Now Reading
Will Cannabis Reform Put Belize’s Banking System at Risk?

Will Cannabis Reform Put Belize’s Banking System at Risk?

Banking laws and policies across the globe are hindering the growth of the emerging legal cannabis industry. The problem is not as much of a doomsday scenario as some industry observers may claim. However, it’s still an issue nonetheless.

It seems like every time that I post something on social media regarding cannabis banking, a digital food fight ensues. On one side, you have folks that act as if there is no problem at all, almost always pointing to the fact that their cannabis company has a bank account and, therefore, the problem doesn’t exist.

On the other side of the digital food fight, you have people that act as if it’s impossible to obtain a bank account if you are a cannabis company. As with many things cannabis industry-related, the truth is actually somewhere in between.

Yes, there are cannabis companies with bank accounts. More, in fact, than ever before. However, every one of them runs the risk of being shut down at any moment to some degree, and with little chance of successfully appealing the closure if/when it happens.

No cannabis company is guaranteed a banking account. No cannabis company is guaranteed that their account will stay open if they were able to obtain an account, and some cannabis companies will have their bank accounts in operation for many years with no issues. It differs from situation to situation.

Banking Concerns In Belize

In Belize, where cannabis reform is on the move, banking seems to be a particularly large concern in some circles. People in Belize are expressing concern that the nation’s entire banking system could be at risk if cannabis companies are allowed to access it, whether it’s actual fear or just the use of political scare tactics.

Arguably, the loudest concern is being expressed by Former UDP Prime Minister Dean Barrow, who seems to be making the claim that if/when cannabis industry funds are accepted into Belize’s banking system, the entire system will collapse.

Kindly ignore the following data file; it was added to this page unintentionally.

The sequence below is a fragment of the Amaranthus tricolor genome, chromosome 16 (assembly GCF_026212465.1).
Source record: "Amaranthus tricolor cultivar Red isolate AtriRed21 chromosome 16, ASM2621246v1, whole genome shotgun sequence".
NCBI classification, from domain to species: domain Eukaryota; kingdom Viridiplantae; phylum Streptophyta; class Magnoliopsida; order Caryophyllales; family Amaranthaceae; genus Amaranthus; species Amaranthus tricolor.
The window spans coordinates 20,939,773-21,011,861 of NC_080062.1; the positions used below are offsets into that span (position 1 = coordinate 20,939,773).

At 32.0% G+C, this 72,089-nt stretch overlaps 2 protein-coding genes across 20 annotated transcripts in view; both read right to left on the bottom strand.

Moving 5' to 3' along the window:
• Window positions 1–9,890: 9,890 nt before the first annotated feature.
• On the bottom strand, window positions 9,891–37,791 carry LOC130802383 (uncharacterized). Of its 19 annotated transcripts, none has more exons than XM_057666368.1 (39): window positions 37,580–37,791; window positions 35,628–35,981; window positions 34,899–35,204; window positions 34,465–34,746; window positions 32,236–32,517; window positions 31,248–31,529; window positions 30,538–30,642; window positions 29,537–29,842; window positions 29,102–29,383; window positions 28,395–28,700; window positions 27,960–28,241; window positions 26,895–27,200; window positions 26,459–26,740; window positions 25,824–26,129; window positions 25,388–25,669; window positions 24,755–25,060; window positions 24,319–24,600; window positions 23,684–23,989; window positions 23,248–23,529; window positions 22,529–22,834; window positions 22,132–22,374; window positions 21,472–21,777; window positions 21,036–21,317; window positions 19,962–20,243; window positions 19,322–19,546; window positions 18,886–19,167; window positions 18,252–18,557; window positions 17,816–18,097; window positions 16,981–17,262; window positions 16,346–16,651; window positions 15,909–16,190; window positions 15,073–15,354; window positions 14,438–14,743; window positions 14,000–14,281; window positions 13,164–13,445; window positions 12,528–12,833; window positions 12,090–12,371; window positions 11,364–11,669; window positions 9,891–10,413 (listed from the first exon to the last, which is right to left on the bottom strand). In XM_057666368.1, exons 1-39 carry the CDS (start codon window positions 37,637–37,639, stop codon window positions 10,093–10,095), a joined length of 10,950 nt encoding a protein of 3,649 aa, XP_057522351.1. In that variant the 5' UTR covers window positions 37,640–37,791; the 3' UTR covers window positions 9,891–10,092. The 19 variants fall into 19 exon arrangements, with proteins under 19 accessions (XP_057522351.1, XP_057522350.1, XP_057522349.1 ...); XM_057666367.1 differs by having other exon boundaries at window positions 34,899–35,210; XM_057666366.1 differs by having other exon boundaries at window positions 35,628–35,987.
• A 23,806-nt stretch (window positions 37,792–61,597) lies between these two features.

“You want me to listen to the advice of a Prime Minister who did not create a single new industry for this country in 13 years, and you want me to take his advice? What I’m telling you in terms of this banking, when it comes to the cannabis business, it is done in Jamaica. They had similar issues as we when it comes to offshore banking regulations, and they had to comply and change their regulations, and now they’re fine with correspondent banking.” stated Kareem Musa, Minister of Home Affairs, in response to the former PM’s ‘concerns’ according to Love FM.

As the Minister of Home Affairs astutely states, if other countries can be home to legal cannabis industries that have access to banking, the same will prove to be true for Belize. This is not to say that there will be no issues; however, it’s not as if Belize’s entire banking system will crumble just because cannabis industry revenue starts to flow into it.

Issues In Other Countries

See Also

Minister Musa mentioned Jamaica in his response to the concerns from former PM Dean Barrow. Back in October 2019, Jamaica’s Trade Minister Audley Shaw indicated that cannabis prohibition in the United States, and more specifically, banking issues related to the U.S. prohibition policy, was getting in the way of his country’s cannabis industry pursuits.

“It’s really a roadblock, no other word for it, it’s a major roadblock in the advancement of medicinal cannabis,” Shaw stated at the time. “The gravity of this situation requires the highest level of focus.”

In 2017 Uruguay, which was the only national legal adult-use market on earth at the time, received letters from large banks in the United States that indicated that they would not do business with banks in Uruguay that worked with the cannabis industry.

Years later, cannabis companies in Uruguay and Jamaica are still in business, and both of the countries’ national banking systems are still intact.

However, both countries have experienced banking hiccups as they have worked to expand their cannabis industries, so it’s possible that Belize could experience something similar, although that is materially different from saying that Belize’s entire banking system is being put at risk.